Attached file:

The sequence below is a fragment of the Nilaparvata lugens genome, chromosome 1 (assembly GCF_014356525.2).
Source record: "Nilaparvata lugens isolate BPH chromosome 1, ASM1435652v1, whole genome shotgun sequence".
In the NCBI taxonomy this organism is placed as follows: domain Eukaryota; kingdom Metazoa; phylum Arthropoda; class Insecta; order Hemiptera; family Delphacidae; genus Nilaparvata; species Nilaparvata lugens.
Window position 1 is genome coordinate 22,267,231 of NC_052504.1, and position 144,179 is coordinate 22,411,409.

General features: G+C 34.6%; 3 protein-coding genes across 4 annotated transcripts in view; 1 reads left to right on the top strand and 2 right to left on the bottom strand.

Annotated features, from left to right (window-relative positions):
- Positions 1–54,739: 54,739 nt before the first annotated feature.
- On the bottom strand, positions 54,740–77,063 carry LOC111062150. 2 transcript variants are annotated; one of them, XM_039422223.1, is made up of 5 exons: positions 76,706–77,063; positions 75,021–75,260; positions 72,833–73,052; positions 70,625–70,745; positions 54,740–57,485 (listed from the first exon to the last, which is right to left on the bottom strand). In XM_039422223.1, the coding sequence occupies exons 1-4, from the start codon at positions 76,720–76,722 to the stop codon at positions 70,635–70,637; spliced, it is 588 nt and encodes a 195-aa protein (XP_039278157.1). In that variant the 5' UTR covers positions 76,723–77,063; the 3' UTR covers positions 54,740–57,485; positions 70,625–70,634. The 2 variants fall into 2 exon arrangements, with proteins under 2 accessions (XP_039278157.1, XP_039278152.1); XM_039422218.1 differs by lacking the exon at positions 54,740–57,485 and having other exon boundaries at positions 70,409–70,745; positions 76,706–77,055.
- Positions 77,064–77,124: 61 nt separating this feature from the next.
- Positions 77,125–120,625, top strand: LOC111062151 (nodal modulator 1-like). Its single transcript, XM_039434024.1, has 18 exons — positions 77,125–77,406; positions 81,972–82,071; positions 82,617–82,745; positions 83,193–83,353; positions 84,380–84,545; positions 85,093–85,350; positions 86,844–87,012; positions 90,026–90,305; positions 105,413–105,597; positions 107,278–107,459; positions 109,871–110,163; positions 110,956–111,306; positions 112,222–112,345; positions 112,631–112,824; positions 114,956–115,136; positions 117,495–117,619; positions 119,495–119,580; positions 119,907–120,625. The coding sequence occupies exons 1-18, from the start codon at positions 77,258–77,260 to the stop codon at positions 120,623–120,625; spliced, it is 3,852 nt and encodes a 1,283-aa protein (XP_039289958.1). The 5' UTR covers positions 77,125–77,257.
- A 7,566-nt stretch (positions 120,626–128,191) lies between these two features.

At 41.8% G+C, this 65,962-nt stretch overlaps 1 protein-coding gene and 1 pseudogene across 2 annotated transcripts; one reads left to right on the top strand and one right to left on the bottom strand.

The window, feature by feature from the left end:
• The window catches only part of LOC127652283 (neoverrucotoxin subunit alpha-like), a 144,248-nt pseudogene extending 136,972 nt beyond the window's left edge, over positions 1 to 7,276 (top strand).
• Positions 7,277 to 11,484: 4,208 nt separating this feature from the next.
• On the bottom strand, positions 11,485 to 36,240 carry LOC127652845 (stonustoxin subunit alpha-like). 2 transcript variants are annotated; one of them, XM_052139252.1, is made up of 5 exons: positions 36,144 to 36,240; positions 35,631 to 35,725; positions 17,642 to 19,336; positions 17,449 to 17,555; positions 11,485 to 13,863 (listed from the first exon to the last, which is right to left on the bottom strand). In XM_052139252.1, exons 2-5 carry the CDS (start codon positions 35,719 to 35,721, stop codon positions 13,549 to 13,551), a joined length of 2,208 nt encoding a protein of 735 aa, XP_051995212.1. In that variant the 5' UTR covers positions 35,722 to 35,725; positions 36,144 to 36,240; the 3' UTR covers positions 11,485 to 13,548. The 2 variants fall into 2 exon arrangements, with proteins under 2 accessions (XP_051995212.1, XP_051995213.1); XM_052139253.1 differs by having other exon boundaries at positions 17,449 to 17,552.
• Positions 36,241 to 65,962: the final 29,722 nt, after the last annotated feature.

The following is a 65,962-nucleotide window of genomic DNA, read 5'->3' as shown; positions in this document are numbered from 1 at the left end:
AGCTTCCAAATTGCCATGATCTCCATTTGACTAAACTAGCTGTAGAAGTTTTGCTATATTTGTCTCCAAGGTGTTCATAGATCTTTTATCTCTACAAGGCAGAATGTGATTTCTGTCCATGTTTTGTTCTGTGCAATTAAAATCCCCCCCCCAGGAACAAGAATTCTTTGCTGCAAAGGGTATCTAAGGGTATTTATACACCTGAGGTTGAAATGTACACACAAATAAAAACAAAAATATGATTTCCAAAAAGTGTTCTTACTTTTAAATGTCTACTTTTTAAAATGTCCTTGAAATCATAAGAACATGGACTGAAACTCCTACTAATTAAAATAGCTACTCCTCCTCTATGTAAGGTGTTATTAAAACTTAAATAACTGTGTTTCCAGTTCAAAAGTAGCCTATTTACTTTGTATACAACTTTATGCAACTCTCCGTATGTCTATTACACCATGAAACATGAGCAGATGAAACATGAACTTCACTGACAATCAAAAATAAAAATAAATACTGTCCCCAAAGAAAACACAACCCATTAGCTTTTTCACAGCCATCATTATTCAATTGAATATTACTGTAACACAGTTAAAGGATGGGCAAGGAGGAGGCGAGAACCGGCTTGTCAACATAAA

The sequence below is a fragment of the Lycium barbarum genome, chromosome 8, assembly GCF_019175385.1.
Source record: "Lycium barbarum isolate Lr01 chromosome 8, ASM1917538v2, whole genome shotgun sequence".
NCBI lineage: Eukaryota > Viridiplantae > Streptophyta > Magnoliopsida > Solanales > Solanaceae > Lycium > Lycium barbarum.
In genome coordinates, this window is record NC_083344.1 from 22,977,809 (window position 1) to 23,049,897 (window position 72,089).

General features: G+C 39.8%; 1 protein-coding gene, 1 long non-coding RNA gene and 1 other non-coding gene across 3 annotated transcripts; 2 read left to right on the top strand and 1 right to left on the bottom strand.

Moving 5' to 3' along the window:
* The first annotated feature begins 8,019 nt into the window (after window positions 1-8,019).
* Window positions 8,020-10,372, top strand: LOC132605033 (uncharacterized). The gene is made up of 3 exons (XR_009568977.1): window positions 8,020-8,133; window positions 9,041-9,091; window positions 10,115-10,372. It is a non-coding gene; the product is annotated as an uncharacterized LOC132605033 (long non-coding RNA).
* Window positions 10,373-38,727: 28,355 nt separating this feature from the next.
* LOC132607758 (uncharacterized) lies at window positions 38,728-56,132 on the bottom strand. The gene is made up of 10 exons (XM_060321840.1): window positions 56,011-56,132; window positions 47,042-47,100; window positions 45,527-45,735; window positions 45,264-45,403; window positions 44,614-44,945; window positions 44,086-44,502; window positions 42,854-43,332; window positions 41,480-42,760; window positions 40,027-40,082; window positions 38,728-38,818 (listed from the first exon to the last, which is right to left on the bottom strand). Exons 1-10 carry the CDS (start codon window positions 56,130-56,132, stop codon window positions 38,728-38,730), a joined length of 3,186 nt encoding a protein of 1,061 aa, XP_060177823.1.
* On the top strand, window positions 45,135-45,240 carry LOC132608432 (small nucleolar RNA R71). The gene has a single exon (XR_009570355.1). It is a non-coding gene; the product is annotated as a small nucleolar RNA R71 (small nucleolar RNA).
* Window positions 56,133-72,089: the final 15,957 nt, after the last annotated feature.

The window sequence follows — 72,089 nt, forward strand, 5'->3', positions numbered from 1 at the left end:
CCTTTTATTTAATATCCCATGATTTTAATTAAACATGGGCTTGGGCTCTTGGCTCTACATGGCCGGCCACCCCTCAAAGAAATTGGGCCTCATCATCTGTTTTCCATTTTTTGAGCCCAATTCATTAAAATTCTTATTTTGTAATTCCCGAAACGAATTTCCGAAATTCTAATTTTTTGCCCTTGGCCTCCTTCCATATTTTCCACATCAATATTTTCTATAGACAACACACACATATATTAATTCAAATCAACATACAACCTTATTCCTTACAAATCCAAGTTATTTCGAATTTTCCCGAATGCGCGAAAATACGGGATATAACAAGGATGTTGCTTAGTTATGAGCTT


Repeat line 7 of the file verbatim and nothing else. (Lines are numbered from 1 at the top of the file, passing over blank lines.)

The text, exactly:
- Positions 1–54,739: 54,739 nt before the first annotated feature.